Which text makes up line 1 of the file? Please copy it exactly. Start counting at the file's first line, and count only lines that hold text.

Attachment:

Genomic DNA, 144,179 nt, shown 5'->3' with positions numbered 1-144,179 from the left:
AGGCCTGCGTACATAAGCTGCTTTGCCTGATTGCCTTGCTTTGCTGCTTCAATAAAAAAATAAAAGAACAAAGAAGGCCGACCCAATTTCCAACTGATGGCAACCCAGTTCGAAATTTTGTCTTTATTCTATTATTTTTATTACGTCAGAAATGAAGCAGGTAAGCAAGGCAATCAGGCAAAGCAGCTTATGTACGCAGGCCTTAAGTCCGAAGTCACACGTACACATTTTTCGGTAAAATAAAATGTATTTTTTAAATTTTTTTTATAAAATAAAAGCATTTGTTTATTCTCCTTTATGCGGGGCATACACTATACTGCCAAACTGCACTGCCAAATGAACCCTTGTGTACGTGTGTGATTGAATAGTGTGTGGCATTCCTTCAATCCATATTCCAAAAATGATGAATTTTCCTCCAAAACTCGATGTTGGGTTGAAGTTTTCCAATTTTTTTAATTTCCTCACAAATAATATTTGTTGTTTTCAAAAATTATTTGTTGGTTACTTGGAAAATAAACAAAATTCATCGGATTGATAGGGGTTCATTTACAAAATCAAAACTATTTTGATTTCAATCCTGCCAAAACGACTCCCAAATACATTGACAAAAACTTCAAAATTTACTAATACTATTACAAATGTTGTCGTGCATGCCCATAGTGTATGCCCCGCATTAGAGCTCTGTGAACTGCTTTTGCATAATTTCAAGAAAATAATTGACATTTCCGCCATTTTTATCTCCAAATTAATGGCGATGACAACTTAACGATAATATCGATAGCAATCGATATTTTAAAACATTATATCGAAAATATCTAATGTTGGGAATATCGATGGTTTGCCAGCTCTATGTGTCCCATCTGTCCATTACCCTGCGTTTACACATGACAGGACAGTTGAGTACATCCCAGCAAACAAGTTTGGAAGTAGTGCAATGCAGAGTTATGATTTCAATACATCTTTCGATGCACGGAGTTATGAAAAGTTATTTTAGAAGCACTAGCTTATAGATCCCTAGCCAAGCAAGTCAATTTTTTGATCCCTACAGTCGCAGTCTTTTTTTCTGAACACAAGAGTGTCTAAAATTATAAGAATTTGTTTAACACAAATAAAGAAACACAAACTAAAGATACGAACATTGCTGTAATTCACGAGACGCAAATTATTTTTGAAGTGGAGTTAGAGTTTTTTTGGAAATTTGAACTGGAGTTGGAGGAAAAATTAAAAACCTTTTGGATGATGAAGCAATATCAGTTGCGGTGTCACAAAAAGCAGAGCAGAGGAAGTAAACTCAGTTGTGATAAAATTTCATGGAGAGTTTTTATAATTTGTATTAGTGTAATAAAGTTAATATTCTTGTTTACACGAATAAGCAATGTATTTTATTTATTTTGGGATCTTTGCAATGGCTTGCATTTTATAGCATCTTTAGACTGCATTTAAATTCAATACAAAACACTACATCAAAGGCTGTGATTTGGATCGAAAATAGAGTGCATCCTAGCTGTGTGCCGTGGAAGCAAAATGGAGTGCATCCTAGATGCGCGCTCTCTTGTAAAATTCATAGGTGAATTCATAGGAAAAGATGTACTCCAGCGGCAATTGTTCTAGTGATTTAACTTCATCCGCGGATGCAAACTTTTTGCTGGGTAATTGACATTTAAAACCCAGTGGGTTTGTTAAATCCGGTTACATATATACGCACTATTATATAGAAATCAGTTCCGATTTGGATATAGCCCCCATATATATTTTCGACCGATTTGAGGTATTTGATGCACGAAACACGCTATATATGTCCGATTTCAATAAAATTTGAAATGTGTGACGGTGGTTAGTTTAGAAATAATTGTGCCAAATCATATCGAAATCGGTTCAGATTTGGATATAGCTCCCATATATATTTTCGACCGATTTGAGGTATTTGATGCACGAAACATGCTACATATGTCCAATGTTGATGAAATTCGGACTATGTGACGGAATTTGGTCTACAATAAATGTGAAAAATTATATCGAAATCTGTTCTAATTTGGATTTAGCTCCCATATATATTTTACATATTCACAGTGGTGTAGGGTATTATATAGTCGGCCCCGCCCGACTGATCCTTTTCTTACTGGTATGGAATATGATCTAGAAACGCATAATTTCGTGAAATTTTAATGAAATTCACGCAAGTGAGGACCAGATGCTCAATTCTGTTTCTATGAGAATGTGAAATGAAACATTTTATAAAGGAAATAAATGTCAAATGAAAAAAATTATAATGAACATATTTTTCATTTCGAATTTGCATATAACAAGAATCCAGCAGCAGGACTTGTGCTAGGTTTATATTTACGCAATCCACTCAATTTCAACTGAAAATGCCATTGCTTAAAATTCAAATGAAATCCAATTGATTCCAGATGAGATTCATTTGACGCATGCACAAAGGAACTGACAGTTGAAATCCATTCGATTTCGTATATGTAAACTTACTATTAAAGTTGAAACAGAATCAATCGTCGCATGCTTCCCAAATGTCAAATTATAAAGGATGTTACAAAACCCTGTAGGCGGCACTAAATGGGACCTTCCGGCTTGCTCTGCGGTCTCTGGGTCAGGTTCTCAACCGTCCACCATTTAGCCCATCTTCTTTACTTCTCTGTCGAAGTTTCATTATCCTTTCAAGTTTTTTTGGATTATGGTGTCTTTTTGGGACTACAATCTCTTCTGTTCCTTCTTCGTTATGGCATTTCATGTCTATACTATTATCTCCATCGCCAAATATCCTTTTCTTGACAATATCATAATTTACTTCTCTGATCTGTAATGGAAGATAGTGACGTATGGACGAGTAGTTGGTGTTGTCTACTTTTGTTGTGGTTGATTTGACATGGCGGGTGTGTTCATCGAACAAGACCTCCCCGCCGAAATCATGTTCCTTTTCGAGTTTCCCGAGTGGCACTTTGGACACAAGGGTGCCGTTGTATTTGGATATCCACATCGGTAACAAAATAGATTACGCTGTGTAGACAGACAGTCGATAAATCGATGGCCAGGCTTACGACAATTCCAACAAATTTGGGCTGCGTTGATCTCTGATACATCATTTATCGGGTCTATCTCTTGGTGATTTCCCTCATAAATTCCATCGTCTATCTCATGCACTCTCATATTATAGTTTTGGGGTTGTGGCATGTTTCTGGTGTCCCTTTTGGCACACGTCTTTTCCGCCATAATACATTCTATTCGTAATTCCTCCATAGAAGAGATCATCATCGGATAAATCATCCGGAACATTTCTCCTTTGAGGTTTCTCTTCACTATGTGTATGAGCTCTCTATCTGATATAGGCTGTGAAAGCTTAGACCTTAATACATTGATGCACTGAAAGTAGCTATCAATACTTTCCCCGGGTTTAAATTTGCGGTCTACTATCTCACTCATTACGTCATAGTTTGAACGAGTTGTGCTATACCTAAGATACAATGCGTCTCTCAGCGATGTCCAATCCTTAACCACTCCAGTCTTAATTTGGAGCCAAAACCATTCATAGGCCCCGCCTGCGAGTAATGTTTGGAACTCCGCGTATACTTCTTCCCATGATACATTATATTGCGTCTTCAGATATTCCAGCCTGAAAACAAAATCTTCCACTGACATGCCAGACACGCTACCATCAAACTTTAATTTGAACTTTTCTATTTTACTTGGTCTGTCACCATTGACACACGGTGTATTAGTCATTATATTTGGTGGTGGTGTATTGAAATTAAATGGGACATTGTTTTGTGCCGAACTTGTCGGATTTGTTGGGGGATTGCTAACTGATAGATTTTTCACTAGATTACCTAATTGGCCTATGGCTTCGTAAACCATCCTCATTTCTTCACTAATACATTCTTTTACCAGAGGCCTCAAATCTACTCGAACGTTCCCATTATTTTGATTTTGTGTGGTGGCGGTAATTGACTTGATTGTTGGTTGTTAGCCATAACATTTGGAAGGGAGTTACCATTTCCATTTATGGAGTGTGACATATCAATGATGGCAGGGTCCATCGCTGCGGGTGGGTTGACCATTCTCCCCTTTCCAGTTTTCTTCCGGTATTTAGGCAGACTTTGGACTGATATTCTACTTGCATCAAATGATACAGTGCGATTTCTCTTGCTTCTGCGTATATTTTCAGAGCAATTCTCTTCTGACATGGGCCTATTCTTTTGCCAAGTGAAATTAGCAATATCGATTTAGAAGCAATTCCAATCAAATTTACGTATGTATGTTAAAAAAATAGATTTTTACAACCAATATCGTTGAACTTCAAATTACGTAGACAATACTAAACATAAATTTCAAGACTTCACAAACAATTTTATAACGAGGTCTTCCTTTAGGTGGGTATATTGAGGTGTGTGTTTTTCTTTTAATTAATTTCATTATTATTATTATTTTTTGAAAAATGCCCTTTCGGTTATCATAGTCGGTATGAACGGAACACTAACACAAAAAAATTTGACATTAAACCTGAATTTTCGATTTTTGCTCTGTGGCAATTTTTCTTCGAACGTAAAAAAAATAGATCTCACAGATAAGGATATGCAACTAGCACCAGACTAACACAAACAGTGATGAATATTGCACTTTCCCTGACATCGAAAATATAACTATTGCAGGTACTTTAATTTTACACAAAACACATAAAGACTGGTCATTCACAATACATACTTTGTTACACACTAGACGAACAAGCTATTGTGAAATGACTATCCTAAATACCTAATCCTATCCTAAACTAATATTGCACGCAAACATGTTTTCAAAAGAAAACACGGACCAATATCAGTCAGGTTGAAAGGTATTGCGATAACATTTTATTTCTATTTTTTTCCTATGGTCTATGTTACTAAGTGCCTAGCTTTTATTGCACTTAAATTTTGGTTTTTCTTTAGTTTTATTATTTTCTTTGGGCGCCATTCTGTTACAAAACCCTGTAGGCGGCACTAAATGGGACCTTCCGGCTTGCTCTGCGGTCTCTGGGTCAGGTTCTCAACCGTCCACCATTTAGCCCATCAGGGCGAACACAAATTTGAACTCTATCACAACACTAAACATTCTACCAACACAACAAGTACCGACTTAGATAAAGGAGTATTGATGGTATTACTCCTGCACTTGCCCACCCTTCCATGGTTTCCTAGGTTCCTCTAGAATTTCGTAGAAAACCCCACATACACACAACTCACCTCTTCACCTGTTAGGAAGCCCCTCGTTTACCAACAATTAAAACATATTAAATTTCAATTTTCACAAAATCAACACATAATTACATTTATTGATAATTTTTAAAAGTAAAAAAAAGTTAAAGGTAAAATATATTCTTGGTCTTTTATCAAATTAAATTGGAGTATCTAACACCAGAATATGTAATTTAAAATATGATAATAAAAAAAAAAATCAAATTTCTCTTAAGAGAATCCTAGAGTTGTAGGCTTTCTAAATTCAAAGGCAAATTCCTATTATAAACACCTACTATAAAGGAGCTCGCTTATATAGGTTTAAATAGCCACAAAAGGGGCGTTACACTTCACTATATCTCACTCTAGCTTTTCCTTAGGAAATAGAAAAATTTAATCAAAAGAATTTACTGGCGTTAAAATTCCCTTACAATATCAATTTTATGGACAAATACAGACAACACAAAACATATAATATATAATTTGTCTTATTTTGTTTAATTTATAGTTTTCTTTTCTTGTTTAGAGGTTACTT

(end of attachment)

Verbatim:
Genomic DNA, 144,179 nt, shown 5'->3' with positions numbered 1-144,179 from the left: